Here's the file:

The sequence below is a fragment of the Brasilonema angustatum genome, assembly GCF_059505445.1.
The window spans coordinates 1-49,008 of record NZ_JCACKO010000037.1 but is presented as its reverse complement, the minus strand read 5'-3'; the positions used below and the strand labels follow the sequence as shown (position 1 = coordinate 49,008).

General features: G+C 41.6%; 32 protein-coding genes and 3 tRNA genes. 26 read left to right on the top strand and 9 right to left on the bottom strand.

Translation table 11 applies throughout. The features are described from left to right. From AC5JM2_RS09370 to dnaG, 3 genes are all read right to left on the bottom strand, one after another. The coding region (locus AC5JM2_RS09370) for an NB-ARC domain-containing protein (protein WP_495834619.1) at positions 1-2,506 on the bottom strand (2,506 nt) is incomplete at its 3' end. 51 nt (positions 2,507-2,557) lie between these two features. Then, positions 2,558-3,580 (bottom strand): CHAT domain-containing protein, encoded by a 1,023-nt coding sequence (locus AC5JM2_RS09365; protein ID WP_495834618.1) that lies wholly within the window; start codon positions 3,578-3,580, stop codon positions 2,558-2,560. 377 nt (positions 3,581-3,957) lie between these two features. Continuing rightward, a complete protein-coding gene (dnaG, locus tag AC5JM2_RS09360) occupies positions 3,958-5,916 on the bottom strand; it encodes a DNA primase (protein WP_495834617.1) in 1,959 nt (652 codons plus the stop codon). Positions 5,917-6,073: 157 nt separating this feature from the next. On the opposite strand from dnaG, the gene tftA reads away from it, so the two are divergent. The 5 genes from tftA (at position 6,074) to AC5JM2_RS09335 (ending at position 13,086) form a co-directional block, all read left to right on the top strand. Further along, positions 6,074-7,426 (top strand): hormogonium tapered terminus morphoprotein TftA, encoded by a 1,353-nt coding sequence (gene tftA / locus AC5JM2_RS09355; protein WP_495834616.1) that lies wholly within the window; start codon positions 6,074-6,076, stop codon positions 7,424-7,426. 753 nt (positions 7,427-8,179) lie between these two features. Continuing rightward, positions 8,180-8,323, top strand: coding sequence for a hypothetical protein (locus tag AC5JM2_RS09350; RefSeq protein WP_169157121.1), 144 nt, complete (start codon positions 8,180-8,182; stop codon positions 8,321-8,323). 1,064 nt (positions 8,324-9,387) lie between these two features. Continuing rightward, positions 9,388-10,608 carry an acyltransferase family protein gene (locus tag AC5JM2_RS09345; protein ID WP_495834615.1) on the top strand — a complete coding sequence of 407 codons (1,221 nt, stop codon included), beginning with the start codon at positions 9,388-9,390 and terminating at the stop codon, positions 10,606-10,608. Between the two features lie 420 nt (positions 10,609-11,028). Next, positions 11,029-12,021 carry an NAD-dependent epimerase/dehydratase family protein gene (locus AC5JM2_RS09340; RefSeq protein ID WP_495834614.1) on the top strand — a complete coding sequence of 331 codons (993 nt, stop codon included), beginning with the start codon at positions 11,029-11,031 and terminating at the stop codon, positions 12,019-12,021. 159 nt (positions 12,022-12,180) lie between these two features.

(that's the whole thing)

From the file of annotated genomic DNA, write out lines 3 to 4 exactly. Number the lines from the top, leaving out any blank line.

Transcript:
General features: G+C 41.6%; 32 protein-coding genes and 3 tRNA genes. 26 read left to right on the top strand and 9 right to left on the bottom strand.

Translation table 11 applies throughout. The features are described from left to right. From AC5JM2_RS09370 to dnaG, 3 genes are all read right to left on the bottom strand, one after another. The coding region (locus AC5JM2_RS09370) for an NB-ARC domain-containing protein (protein WP_495834619.1) at positions 1-2,506 on the bottom strand (2,506 nt) is incomplete at its 3' end. 51 nt (positions 2,507-2,557) lie between these two features. Then, positions 2,558-3,580 (bottom strand): CHAT domain-containing protein, encoded by a 1,023-nt coding sequence (locus AC5JM2_RS09365; protein ID WP_495834618.1) that lies wholly within the window; start codon positions 3,578-3,580, stop codon positions 2,558-2,560. 377 nt (positions 3,581-3,957) lie between these two features. Continuing rightward, a complete protein-coding gene (dnaG, locus tag AC5JM2_RS09360) occupies positions 3,958-5,916 on the bottom strand; it encodes a DNA primase (protein WP_495834617.1) in 1,959 nt (652 codons plus the stop codon). Positions 5,917-6,073: 157 nt separating this feature from the next. On the opposite strand from dnaG, the gene tftA reads away from it, so the two are divergent. The 5 genes from tftA (at position 6,074) to AC5JM2_RS09335 (ending at position 13,086) form a co-directional block, all read left to right on the top strand. Further along, positions 6,074-7,426 (top strand): hormogonium tapered terminus morphoprotein TftA, encoded by a 1,353-nt coding sequence (gene tftA / locus AC5JM2_RS09355; protein WP_495834616.1) that lies wholly within the window; start codon positions 6,074-6,076, stop codon positions 7,424-7,426. 753 nt (positions 7,427-8,179) lie between these two features. Continuing rightward, positions 8,180-8,323, top strand: coding sequence for a hypothetical protein (locus tag AC5JM2_RS09350; RefSeq protein WP_169157121.1), 144 nt, complete (start codon positions 8,180-8,182; stop codon positions 8,321-8,323). 1,064 nt (positions 8,324-9,387) lie between these two features. Continuing rightward, positions 9,388-10,608 carry an acyltransferase family protein gene (locus tag AC5JM2_RS09345; protein ID WP_495834615.1) on the top strand — a complete coding sequence of 407 codons (1,221 nt, stop codon included), beginning with the start codon at positions 9,388-9,390 and terminating at the stop codon, positions 10,606-10,608. Between the two features lie 420 nt (positions 10,609-11,028). Next, positions 11,029-12,021 carry an NAD-dependent epimerase/dehydratase family protein gene (locus AC5JM2_RS09340; RefSeq protein ID WP_495834614.1) on the top strand — a complete coding sequence of 331 codons (993 nt, stop codon included), beginning with the start codon at positions 11,029-11,031 and terminating at the stop codon, positions 12,019-12,021. 159 nt (positions 12,022-12,180) lie between these two features.